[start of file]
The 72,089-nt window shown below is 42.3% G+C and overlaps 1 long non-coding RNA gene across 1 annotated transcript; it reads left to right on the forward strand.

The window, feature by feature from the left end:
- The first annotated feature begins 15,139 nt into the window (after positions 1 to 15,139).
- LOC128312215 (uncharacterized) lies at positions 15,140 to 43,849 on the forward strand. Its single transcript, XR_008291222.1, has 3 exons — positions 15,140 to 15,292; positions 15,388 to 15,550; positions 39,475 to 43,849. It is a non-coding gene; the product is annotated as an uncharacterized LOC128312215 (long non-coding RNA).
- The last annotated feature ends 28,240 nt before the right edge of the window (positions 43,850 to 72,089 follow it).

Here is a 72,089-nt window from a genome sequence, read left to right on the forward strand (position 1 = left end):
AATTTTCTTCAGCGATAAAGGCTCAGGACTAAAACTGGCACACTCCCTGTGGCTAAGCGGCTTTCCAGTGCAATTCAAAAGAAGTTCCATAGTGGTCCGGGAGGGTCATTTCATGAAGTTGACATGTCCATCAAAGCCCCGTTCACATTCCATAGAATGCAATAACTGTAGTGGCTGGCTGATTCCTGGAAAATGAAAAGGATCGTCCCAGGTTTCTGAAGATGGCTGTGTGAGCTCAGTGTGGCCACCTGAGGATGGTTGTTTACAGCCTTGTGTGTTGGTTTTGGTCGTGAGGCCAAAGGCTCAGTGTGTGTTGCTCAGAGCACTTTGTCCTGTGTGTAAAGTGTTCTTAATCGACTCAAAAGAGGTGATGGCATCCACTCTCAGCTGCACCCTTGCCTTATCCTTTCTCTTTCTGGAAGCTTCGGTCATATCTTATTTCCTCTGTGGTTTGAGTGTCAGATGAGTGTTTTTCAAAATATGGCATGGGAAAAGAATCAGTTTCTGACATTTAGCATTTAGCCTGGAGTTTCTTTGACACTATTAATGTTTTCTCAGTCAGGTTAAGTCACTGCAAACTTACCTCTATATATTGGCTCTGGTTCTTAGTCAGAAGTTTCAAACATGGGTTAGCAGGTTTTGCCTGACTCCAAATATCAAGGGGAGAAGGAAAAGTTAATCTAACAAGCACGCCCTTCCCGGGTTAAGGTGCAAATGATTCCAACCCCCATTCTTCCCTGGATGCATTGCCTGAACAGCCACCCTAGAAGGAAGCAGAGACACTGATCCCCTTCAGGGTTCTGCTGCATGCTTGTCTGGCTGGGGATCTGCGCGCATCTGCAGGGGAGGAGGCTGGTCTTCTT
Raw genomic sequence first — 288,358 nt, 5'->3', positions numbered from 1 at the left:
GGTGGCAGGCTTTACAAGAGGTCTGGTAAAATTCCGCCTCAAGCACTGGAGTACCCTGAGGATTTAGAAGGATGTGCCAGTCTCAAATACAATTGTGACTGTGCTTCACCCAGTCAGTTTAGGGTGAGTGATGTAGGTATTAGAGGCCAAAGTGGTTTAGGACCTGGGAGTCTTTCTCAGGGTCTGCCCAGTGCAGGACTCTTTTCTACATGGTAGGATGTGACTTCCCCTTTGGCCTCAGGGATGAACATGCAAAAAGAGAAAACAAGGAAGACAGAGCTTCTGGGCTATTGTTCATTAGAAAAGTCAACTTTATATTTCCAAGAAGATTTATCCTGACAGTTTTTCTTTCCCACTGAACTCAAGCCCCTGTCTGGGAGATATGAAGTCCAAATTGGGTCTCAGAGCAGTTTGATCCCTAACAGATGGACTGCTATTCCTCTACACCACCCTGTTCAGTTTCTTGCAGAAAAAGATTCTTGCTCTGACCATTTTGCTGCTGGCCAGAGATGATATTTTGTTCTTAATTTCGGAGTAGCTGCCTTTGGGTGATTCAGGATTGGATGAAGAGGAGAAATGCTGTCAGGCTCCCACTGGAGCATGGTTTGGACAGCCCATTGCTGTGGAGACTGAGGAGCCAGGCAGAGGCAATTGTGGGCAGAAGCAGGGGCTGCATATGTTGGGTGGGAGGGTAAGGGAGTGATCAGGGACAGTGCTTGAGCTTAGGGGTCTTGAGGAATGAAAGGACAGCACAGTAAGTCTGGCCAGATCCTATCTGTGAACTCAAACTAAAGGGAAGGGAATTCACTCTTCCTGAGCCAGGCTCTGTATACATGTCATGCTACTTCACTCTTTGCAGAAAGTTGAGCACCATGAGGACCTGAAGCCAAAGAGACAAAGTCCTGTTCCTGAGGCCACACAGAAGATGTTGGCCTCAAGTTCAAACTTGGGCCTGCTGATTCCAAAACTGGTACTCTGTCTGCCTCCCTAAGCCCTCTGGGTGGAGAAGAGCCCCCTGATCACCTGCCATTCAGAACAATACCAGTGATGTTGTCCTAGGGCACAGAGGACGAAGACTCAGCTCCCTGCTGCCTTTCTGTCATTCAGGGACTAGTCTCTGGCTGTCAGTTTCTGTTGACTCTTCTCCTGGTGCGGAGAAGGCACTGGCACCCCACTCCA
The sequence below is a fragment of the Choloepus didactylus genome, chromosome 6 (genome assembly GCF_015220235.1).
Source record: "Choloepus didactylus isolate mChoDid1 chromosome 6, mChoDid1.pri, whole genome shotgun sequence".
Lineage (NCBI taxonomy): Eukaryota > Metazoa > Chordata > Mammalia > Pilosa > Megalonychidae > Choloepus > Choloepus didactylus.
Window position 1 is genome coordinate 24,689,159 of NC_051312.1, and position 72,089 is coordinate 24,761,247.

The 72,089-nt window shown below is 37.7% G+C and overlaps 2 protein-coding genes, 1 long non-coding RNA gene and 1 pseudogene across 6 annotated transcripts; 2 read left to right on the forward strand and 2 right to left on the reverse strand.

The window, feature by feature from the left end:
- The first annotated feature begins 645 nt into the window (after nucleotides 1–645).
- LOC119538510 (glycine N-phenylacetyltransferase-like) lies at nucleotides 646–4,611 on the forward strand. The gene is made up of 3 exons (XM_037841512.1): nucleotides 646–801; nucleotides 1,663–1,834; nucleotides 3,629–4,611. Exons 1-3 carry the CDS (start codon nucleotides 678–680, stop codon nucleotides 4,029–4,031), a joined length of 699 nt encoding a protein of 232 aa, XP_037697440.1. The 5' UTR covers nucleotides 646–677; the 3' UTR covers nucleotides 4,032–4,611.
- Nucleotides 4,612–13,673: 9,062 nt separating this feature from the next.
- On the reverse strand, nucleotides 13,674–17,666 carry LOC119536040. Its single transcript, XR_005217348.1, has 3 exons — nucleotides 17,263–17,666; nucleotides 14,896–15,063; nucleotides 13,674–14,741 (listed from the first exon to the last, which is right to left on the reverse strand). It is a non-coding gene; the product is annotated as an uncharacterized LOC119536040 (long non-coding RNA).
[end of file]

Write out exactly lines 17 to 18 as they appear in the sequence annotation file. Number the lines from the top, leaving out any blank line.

- LOC119538510 (glycine N-phenylacetyltransferase-like) lies at nucleotides 646–4,611 on the forward strand. The gene is made up of 3 exons (XM_037841512.1): nucleotides 646–801; nucleotides 1,663–1,834; nucleotides 3,629–4,611. Exons 1-3 carry the CDS (start codon nucleotides 678–680, stop codon nucleotides 4,029–4,031), a joined length of 699 nt encoding a protein of 232 aa, XP_037697440.1. The 5' UTR covers nucleotides 646–677; the 3' UTR covers nucleotides 4,032–4,611.
- Nucleotides 4,612–13,673: 9,062 nt separating this feature from the next.